The tank in the last photo is a Mark I Challenger, I believe. The profile is a bit "odd" because at that point the Battle Group was conducting a "withdrawal under fire" ..... thus, although the tank was moving at speed (to the left) the turret was rotated so the gun was trained backward.
I actually posted the three photos in jumbled chronological order ....
The middle photo is of one of the self-propelled guns which actually withdrew first, well in advance of the tanks to a position several miles to the rear in order to cover the withdrawal. Once the guns were positioned, the tanks began coming over the horizon in their withdrawal, moving through a narrow gap in a "minefield" right below our observation post, and then continuing past us (like the tank in the lowest photo). Once the tanks were through, a swarm of Royal Engineers completed placing and detonating charges which blew a very substantial tank trap across the gap, supplemented by more mines for good measure. All that while we could hear the rumble of the artillery firing well to our rear, plus the whistle of their rounds passing over our location and then exploding beyond the horizon ....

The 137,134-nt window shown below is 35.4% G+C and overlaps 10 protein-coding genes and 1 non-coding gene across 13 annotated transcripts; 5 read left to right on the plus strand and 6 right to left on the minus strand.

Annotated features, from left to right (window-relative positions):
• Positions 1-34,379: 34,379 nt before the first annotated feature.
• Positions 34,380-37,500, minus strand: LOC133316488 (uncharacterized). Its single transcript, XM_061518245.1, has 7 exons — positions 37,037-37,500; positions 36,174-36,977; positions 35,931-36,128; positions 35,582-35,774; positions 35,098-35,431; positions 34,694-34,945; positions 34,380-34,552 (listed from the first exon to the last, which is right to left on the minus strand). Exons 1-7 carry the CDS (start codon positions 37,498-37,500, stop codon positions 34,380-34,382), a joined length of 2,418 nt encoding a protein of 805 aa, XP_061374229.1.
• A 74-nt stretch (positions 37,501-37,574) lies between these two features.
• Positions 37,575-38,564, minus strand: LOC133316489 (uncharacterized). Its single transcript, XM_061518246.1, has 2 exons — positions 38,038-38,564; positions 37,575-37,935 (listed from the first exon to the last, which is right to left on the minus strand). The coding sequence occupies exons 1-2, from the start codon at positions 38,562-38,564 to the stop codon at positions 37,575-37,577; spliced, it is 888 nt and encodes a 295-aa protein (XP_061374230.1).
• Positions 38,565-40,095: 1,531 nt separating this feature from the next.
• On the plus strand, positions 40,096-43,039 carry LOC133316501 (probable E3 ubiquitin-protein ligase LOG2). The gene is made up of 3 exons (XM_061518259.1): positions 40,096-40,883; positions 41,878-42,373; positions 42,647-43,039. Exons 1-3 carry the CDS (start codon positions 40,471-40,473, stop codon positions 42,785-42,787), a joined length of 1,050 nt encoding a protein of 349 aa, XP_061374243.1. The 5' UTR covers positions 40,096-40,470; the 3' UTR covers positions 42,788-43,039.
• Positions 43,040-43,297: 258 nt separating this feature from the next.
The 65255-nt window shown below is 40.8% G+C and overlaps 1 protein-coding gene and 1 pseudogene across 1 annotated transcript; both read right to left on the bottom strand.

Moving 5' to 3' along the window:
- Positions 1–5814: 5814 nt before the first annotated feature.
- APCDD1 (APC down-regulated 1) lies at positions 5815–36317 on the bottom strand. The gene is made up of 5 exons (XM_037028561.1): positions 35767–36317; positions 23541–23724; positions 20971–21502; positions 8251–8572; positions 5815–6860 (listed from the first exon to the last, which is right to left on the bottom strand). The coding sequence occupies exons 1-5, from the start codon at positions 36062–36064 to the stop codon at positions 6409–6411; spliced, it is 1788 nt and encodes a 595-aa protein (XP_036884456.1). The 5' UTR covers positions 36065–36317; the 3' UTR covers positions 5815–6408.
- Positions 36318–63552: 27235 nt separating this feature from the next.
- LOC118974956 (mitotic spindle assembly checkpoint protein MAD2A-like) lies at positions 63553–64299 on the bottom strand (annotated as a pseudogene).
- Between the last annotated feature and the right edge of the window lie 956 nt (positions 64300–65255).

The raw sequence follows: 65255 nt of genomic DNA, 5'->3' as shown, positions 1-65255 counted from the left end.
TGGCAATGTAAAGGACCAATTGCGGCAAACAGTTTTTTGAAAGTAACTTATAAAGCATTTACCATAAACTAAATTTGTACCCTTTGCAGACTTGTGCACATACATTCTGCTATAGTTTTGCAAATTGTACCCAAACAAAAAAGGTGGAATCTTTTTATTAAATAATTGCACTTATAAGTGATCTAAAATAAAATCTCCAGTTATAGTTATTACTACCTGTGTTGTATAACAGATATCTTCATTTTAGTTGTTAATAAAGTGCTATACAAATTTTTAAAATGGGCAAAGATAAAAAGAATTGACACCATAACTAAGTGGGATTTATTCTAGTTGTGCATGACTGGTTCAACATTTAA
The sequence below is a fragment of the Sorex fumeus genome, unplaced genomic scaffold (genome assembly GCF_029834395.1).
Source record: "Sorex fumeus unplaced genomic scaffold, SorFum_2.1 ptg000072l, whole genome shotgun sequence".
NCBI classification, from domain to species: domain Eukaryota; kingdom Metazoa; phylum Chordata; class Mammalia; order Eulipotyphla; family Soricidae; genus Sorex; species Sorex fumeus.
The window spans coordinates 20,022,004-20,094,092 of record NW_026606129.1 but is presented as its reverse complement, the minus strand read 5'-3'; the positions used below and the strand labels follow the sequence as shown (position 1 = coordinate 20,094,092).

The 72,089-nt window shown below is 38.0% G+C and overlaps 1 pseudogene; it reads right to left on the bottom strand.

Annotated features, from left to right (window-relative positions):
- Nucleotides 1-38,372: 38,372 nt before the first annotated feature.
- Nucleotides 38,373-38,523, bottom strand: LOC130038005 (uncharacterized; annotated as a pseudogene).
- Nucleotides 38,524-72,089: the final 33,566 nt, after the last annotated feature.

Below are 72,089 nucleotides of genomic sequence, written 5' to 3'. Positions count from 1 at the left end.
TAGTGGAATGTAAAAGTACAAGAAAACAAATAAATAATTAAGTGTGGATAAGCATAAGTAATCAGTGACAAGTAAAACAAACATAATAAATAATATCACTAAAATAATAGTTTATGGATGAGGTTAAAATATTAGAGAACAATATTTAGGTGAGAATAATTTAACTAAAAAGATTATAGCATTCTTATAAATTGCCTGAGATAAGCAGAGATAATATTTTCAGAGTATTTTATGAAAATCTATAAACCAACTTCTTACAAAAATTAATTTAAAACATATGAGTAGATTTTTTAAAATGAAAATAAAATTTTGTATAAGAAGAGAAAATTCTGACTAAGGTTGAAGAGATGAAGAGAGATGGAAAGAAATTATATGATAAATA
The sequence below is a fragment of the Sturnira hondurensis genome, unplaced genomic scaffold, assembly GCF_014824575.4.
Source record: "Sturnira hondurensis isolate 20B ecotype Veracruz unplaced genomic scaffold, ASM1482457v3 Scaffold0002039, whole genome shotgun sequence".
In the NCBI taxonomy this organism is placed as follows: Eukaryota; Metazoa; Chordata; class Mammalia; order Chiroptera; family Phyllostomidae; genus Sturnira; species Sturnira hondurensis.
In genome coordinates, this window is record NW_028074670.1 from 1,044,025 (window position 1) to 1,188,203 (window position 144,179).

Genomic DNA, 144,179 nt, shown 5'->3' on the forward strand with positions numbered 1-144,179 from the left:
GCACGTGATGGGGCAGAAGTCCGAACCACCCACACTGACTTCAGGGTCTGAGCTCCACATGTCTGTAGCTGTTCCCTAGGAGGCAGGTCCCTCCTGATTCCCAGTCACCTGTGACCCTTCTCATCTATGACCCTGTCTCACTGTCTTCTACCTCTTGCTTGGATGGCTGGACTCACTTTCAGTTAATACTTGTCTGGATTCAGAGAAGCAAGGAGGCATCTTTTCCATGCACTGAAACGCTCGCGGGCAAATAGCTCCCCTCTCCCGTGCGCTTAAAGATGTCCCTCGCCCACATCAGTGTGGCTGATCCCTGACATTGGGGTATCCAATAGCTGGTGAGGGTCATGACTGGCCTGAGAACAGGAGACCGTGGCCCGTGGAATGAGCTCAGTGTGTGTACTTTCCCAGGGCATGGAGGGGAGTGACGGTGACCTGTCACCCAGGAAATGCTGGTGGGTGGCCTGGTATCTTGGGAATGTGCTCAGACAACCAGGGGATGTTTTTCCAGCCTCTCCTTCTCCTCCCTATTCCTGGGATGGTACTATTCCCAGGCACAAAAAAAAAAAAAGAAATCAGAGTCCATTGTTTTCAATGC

The observation party I was with were then moved back to a "middle ground" position where the tanks were again deployed to cover the further withdrawal of the artillery to the final defensive position. We were quite close to the tanks at this location as they began to engage the advancing enemy - consisting of pop-up tank silhouettes which registered hits by the non-explosive rounds the British tanks were using. Due to the very dry conditions, the tanks would virtually disappear in a cloud of dust kicked up by the muzzle blast of each round fired.
We then moved back to that final defensive position on the far side of a "river" (entirely imaginary, as you could probably surmise from the nature of the terrain!
) The British tanks and infantry withdrew across a trestle bridge which the Engineers were busy rigging with explosives .... then, when the forces were all across and clear, they blew the bridge. The final picture chronologically (albeit the uppermost one posted above) shows one of the tanks firing from a "hull down" defensive position at that "last stand" location.
Needless to say, I took other photos that day, but am currently unable to locate them!